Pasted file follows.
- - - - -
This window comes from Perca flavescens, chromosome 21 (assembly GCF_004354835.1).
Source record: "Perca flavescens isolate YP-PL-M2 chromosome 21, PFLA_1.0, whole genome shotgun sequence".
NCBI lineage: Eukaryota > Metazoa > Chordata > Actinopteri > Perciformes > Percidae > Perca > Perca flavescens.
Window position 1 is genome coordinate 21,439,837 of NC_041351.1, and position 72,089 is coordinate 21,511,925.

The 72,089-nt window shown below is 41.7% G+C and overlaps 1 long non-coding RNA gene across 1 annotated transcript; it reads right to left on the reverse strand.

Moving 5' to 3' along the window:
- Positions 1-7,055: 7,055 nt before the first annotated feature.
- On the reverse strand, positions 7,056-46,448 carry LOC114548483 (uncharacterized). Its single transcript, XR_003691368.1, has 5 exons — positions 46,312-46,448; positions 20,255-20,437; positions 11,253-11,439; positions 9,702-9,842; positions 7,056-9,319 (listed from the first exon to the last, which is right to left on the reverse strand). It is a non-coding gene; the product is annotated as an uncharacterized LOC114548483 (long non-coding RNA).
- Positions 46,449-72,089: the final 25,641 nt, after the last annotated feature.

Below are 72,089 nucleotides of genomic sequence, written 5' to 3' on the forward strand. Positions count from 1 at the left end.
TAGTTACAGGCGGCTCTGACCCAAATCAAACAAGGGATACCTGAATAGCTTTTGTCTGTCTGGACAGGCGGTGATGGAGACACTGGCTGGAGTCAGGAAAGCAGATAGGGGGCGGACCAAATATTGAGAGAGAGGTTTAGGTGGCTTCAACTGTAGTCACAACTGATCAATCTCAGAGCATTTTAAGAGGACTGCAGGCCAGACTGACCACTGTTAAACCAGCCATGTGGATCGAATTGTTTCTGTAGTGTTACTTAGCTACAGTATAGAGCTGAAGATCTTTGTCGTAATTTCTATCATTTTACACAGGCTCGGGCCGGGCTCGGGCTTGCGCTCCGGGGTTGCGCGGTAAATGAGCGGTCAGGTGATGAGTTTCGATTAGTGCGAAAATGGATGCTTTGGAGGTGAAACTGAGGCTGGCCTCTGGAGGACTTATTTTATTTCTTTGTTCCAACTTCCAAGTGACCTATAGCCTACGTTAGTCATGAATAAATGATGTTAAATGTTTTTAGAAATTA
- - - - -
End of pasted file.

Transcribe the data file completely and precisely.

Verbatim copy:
This window comes from Perca flavescens, chromosome 21 (assembly GCF_004354835.1).
Source record: "Perca flavescens isolate YP-PL-M2 chromosome 21, PFLA_1.0, whole genome shotgun sequence".
NCBI lineage: Eukaryota > Metazoa > Chordata > Actinopteri > Perciformes > Percidae > Perca > Perca flavescens.
Window position 1 is genome coordinate 21,439,837 of NC_041351.1, and position 72,089 is coordinate 21,511,925.

The 72,089-nt window shown below is 41.7% G+C and overlaps 1 long non-coding RNA gene across 1 annotated transcript; it reads right to left on the reverse strand.

Moving 5' to 3' along the window:
- Positions 1-7,055: 7,055 nt before the first annotated feature.
- On the reverse strand, positions 7,056-46,448 carry LOC114548483 (uncharacterized). Its single transcript, XR_003691368.1, has 5 exons — positions 46,312-46,448; positions 20,255-20,437; positions 11,253-11,439; positions 9,702-9,842; positions 7,056-9,319 (listed from the first exon to the last, which is right to left on the reverse strand). It is a non-coding gene; the product is annotated as an uncharacterized LOC114548483 (long non-coding RNA).
- Positions 46,449-72,089: the final 25,641 nt, after the last annotated feature.

Below are 72,089 nucleotides of genomic sequence, written 5' to 3' on the forward strand. Positions count from 1 at the left end.
TAGTTACAGGCGGCTCTGACCCAAATCAAACAAGGGATACCTGAATAGCTTTTGTCTGTCTGGACAGGCGGTGATGGAGACACTGGCTGGAGTCAGGAAAGCAGATAGGGGGCGGACCAAATATTGAGAGAGAGGTTTAGGTGGCTTCAACTGTAGTCACAACTGATCAATCTCAGAGCATTTTAAGAGGACTGCAGGCCAGACTGACCACTGTTAAACCAGCCATGTGGATCGAATTGTTTCTGTAGTGTTACTTAGCTACAGTATAGAGCTGAAGATCTTTGTCGTAATTTCTATCATTTTACACAGGCTCGGGCCGGGCTCGGGCTTGCGCTCCGGGGTTGCGCGGTAAATGAGCGGTCAGGTGATGAGTTTCGATTAGTGCGAAAATGGATGCTTTGGAGGTGAAACTGAGGCTGGCCTCTGGAGGACTTATTTTATTTCTTTGTTCCAACTTCCAAGTGACCTATAGCCTACGTTAGTCATGAATAAATGATGTTAAATGTTTTTAGAAATTA